This is the sequel to Shanghai Girls. I need to find this one so I can see how it all ends, since the first one's ending left me wondering.
I liked this one even more than Shanghai Girls. This one picks up where the last one left off, with Joy learning her family truths by overhearing an argument between Pearl and May, in which she runs away.
In Dreams of Joy we learn that Joy has run away to Shanghai to find her birth father, Z.G., and to see for herself if China is really as bad as her mothers' claim it to be. May stays behind in America to tend to the Cafe and her prop business, whereas Pearl, goes back to Shanghai to find Joy. May's voice is prevelant throughout the story through letters to both Pearl and Joy. This is a complex, intertwined story of a mother's love and a daughter's rebellion, in which both characters grow significantly, and come to understand one another better.
Joy does find Z.G. and as soon as she's introduced to him, they must leave to go to the countryside to teach art to the peasants of Green Dragon. This is Z.G.'s punishment for producing black art instead of red, but it's much better than being sent to labor re-education.
Once there, Joy falls in love with the georgeous countryside, Tao, art, and communism. However, things aren't at all what they seem, and the tide seems to shift for Joy when she gives birth to a baby girl, Samantha. Then things get even worse when the famine turns the people into famished zombies and Tao swaps Samantha with another baby girl to eat, in order to stay alive. Luckily, Joy realizes what's going on, and she's able to save Samantha from this cruel death. This part was heart-breaking because it was an actual historical event throughout China in the 1950's. Joy does everything she can to get the birgade leader on her side so that she can send pictures and hidden messages to Pearl, who literally drives to rescue her. Pearl also rescues Tao, Joy, and Ta-ming (a little boy Joy was close with, who's mother dies, and Pearl adopts).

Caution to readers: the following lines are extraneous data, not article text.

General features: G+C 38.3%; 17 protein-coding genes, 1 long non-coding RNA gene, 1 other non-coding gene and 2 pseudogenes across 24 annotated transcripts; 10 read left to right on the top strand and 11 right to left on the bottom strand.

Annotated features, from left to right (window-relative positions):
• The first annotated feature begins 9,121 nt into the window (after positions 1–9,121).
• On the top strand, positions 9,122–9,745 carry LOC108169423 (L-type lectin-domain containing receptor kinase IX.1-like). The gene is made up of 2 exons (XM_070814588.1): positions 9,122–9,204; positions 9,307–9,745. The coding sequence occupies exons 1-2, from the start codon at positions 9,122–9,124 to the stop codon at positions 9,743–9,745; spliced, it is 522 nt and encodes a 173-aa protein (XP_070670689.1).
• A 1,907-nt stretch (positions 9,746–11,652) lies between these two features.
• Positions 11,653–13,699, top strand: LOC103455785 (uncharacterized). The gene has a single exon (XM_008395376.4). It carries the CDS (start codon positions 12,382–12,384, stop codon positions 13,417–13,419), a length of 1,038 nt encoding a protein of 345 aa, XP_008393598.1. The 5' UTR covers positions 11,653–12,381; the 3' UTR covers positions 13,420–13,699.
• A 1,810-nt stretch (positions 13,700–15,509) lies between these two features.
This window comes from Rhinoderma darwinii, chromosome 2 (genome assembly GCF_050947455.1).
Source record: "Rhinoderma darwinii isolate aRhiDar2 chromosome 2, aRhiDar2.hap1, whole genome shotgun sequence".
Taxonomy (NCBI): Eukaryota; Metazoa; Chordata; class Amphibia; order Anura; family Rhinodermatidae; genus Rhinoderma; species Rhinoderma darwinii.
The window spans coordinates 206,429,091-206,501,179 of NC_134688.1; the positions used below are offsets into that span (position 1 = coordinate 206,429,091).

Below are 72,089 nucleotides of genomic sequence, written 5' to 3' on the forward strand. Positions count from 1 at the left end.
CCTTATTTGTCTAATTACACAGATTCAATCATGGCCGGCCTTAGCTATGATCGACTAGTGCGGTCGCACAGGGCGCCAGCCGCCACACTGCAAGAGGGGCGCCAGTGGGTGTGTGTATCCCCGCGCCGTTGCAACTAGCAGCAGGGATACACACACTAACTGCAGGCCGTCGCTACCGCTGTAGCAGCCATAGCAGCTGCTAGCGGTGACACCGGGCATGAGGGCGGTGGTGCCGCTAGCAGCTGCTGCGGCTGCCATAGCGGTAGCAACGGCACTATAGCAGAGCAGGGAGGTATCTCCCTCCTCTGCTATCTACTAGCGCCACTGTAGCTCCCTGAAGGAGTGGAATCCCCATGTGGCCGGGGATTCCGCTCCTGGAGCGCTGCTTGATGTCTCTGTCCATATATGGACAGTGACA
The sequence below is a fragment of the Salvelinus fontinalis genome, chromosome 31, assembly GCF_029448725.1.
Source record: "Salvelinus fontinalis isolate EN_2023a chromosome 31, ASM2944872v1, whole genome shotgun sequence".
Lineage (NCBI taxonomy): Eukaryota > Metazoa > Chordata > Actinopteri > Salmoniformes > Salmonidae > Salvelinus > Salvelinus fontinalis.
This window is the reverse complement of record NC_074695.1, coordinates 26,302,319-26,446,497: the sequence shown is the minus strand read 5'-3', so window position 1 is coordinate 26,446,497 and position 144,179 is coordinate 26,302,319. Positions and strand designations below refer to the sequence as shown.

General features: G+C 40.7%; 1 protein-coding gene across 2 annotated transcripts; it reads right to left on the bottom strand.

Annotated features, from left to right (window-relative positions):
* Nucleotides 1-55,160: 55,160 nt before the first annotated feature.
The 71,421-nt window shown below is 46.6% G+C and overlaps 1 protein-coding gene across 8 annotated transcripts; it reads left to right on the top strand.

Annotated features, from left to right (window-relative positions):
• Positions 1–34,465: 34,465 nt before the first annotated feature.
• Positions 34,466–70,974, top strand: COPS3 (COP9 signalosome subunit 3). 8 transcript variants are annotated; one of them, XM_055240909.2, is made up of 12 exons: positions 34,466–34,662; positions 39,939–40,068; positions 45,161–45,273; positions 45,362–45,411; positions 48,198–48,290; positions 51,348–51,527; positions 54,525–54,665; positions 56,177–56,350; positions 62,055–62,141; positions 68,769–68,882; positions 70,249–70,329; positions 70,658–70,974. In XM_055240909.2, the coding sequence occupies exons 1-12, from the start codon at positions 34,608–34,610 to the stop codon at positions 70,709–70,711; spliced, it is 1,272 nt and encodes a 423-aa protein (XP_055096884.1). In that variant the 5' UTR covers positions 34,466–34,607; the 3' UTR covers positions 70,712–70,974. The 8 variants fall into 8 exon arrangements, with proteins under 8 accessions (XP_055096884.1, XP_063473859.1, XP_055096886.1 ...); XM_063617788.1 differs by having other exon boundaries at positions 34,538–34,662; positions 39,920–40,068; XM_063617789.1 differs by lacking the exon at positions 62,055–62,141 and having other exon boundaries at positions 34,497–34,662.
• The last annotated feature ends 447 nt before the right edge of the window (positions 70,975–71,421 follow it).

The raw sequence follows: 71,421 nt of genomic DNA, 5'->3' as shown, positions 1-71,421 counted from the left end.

Once safe and healthy Joy confides in Pearl and tells her everything and eventually she comes to understand that Pearl does love her and just wants her to be happy.
While all this is going on with Joy, Pearl finds her old Shanghai home. It's not the same as it once was, as there are many people living there, but she finds companionship with Dun (a professor whom she marries) and her old Cook. She also rekindles a friendship with Aunti Hu, and resolves her mixed up feelings regarding Z.G. At the end, she finds out that her father is still alive and burries the hatchet with him, as well.
Yes, this book requires you to suspend belief at times, but at the same time, it is a wonderfully written historical novel that has memorable characters, great descriptions, and historical relevance.
I'm excited to read See's next book.